This year, January 22 marked the beginning of the Lunar New Year, a holiday that is celebrated by millions of people from many Asian cultures around the world. The lunar calendar is based on the moon’s twelve phases, so the starting date changes from year to year. Each year is represented by an animal—2023 is the Year of the Rabbit. In honor of the Lunar New Year, I decided to write about my Chinese heritage.
My maternal grandparents were originally from the Kwangtung (or Guangdong) Province in China. My grandfather emigrated to Jamaica as a young man in the 1930s. He was part of a large wave of people who migrated mainly from the southern and southeastern parts of China between 1900 and 1940. 1 He first married while living in Jamaica, but his wife and their child sadly died during childbirth. He returned to China, where he met and married my grandmother. They moved to Jamaica shortly after and remained there for the rest of their lives.
Although I have always enjoyed hearing stories about my grandparents’ early lives, as a historian, I’ve longed to see some of their original Chinese records. Most of my research at NEHGS focuses on the United States, so I haven’t spent much time interacting with a lot of international resources. However, a few months ago, my mother acquired some of my grandmother’s old documents, including her marriage certificate and passport. They’d been packed away in a relative’s closet for almost two decades, so the prospect of finally being able to examine them and piece together a more detailed timeline of my grandmother’s early life excited me.
I was immediately intrigued by the marriage certificate. The intricate drawings of the birds and flowers immediately drew me in. I’ve viewed countless marriage records but cannot say that I have seen any with such beautiful designs. Though written in Chinese, the certificate also came with a translation stamped by the British Consulate General, as Jamaica was still a British colony at the time. Much of the information included is typical for a marriage record: date and place of marriage, names of witnesses, and birth information for the bride and groom.
I found the date formats particularly interesting and informative. My grandfather’s birth date is written as “10th Day 10 th Moon of the 29th Year of Kuang Hsu (1903).” I knew that the 10th Moon referred to the lunar calendar, but the year stumped me. After a brief search, I learned that Kuang Hsu referred to the era name of the Guangxu Emperor. He was the 10 th emperor of the Qing dynasty and his reign lasted from 1875 to 1908. I then realized that my grandfather was born in the 29 th year of Guangxu’s reign. Traditionally, years were numbered in reference to an emperor’s regnal year, or the year their reign started. The years would then reset with a new emperor. This calendar system remained in effect with the establishment of the Republic of China, which occurred in 1912. This is noted with my grandmother’s birth date, which is written as “10th Day 6 th Moon of 9th Year of the Republic (1920).” My understanding is that this system is still implemented in Taiwan for official purposes, but mainland China now uses the Gregorian calendar.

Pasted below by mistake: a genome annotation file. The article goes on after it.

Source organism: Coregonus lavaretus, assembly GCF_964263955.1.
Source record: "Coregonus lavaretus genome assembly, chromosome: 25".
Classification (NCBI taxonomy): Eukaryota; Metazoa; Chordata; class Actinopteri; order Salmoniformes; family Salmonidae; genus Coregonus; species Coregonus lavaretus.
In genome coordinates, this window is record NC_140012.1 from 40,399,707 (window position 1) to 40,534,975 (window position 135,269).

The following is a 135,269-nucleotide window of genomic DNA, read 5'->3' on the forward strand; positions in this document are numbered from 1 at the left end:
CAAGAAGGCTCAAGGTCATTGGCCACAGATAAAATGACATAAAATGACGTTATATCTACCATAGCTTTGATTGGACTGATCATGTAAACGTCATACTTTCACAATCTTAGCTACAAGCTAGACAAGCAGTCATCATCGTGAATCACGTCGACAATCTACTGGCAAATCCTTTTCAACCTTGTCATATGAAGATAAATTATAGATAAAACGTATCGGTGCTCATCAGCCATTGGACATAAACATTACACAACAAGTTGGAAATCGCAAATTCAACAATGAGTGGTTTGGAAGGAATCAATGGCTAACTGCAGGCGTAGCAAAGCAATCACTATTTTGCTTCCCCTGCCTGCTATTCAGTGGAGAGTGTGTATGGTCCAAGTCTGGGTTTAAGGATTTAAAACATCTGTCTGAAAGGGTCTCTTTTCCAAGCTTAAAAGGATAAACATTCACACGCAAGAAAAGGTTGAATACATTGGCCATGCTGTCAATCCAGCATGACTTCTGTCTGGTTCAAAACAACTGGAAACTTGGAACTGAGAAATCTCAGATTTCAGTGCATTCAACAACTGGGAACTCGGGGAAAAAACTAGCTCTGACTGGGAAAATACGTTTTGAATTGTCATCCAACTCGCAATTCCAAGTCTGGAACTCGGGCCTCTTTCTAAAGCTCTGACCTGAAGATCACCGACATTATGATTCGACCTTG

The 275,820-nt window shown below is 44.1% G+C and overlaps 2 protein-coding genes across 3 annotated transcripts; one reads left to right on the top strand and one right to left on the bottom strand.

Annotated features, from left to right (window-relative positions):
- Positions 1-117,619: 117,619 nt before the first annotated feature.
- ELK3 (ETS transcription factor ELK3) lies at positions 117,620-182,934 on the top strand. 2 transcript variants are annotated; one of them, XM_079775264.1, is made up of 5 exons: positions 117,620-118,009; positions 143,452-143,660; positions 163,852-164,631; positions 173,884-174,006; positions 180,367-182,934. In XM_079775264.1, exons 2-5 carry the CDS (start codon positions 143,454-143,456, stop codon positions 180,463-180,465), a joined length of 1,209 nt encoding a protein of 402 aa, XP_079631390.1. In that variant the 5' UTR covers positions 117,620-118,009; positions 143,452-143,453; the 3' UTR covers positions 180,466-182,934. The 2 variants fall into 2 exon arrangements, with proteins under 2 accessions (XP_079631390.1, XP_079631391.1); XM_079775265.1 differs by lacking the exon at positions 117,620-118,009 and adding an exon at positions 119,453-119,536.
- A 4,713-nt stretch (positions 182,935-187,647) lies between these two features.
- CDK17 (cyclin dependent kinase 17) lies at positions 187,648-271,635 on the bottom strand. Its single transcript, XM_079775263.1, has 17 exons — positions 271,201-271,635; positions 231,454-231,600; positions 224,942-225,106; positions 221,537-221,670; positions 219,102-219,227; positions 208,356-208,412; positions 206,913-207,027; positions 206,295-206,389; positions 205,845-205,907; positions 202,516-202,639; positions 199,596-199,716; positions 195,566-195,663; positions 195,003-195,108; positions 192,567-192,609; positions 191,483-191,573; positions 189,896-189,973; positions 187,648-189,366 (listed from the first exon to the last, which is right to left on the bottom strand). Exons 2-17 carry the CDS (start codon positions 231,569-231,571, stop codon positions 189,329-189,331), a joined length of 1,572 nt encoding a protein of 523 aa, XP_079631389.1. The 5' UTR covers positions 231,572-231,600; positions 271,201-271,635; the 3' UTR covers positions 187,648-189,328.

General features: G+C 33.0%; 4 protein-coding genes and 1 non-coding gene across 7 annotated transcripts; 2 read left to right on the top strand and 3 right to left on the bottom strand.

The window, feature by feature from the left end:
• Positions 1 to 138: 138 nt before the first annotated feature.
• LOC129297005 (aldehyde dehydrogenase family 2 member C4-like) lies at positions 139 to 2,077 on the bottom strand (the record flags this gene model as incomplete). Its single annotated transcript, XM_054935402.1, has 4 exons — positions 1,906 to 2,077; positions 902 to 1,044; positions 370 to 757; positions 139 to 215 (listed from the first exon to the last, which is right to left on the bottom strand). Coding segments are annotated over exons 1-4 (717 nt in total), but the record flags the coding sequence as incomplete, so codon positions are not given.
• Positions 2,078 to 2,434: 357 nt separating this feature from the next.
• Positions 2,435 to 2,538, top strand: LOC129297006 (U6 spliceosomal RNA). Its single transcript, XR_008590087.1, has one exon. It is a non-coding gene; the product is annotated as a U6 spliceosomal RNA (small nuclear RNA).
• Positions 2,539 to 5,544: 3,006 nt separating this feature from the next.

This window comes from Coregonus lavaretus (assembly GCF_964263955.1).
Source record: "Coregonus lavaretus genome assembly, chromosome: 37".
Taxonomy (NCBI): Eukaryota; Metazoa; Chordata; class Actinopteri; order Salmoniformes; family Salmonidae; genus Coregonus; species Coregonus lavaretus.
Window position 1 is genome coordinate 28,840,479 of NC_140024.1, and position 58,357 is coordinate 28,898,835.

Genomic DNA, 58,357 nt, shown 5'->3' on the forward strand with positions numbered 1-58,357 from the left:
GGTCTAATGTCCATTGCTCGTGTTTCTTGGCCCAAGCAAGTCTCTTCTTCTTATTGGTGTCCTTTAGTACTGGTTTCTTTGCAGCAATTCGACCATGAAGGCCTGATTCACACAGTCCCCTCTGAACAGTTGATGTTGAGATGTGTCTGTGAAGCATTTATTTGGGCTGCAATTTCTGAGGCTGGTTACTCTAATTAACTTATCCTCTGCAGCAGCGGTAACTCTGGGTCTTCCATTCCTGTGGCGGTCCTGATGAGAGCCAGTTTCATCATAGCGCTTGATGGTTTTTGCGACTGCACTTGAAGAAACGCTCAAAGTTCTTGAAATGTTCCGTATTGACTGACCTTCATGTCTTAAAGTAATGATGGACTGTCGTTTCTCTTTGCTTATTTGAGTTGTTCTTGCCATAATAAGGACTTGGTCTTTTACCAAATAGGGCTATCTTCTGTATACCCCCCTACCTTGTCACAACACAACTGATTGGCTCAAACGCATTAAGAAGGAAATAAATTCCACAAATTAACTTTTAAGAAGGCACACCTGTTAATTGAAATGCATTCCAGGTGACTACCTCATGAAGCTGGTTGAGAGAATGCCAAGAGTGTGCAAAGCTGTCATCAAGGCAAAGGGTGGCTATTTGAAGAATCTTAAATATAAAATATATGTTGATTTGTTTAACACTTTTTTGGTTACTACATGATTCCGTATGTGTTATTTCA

My newfound knowledge of China’s traditional calendar system has led me to think more about how my grandparents fit into China’s larger historical events. It’s also helped me paint a fuller picture of their lives. Examining these records has been enlightening as a historian, but also rewarding on a more personal level. It may be difficult, but I hope to continue some of this research in the future.
1 Patrick Bryan, “The Settlement of the Chinese in Jamaica: 1854 – c. 1970,” Caribbean Quarterly 50 no. 2 (February 2016): 15. DOI: 10.1080/00086495.2004.11672230.